The third player selected in 2000 finally posted his first impressive season at the plate since his AZL debut. Of course, Montanez needed to return to the Midwest League after spending parts of three seasons at A+ Daytona(FSL), but his solid all-around offensive performance again gives him some value to the team. While I worry that his move to West Tenn caused further problems with his development, the main problem with Montanez is that he no longer resembles the player drafted by Chicago more than five years ago. He needs to echo his Peoria numbers in the upper minors before deserving more than the briefest glance by fantasy owners.
Nolasco finished mastering AA competition this year yet failed to return to AAA Iowa after six poor weeks in 2004. Instead Nolasco appears as available as anyone in the system. Daily rumors during the ongoing winter meetings suggest he should switch teams by week's end, and since he deserves a chance to compete for a big league roster spot, a fresh start seems a good idea for the youngster. Of course, I disagree with the Cubs likely including him as a throw-in given his dominant upside, but now he will merit serious fantasy consideration once he reaches the majors next summer.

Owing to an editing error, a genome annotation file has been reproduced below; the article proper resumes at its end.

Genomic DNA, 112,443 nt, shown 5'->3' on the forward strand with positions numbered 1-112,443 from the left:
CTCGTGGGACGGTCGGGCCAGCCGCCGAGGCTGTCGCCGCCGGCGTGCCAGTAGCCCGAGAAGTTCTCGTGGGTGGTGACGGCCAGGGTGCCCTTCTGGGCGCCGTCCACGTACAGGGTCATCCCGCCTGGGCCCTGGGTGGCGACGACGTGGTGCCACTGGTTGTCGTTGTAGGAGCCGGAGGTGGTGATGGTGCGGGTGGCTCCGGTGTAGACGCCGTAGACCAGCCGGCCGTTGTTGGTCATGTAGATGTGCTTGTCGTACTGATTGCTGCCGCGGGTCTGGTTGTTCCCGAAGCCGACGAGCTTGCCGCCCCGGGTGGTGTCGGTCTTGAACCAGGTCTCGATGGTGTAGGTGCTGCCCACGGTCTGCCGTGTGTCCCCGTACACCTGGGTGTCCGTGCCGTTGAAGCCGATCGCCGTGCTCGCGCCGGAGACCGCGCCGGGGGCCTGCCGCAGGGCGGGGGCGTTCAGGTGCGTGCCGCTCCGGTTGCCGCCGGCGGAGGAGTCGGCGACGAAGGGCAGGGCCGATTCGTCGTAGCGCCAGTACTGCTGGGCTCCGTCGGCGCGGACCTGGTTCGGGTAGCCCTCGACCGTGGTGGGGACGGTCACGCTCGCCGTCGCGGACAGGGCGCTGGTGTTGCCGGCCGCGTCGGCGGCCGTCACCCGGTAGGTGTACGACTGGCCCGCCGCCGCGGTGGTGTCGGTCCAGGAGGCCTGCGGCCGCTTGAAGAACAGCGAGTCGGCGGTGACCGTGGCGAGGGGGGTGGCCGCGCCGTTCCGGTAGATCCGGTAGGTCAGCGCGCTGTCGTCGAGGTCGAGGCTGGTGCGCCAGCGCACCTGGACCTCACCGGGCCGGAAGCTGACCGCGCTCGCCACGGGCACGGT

The Cubs gave Pinto six starts at AAA following his 2004 performance at West Tenn, which included an 11-8 record, 2.92 ERA, and a 179:72 K:BB in 142 IP. His control remained so terrible that he returned to the Southern League this summer, where he stayed for the rest of the season, essentially repeating his stats from the previous year. I recognize that Pinto's lofty strikeout rates give him as much upside as almost any rookie southpaw, but until his walk rate drops toward 3.0 BB/9 or he succeeds above AA, he won't merit a roster spot in any fantasy league.
Birdkiller reemerged as a solid prospect this summer and now appears near the forefront of the Cubs' trade discussions. Ryu remained healthy, finally translating his occasional A-ball dominace into AA success. He could reach the big league rotation next summer, especially if facing less competition for starts in another organization. However, Ryu's general inconsistency over the course of his career keeps me from recommending him until you see his name on your league's free agent list.
The Cubs thankfully do not need a new catcher with Michael Barrett behind the plate, but given Soto's plate discipline and defensive skills, hopefully the organization will deal Henry Blanco if given the chance. Soto at least should replace the parade of veteran backups by 2007. While he still could blossom into a capable starter, Soto merits no more than a minimum bid if he somehow breaks camp in the majors.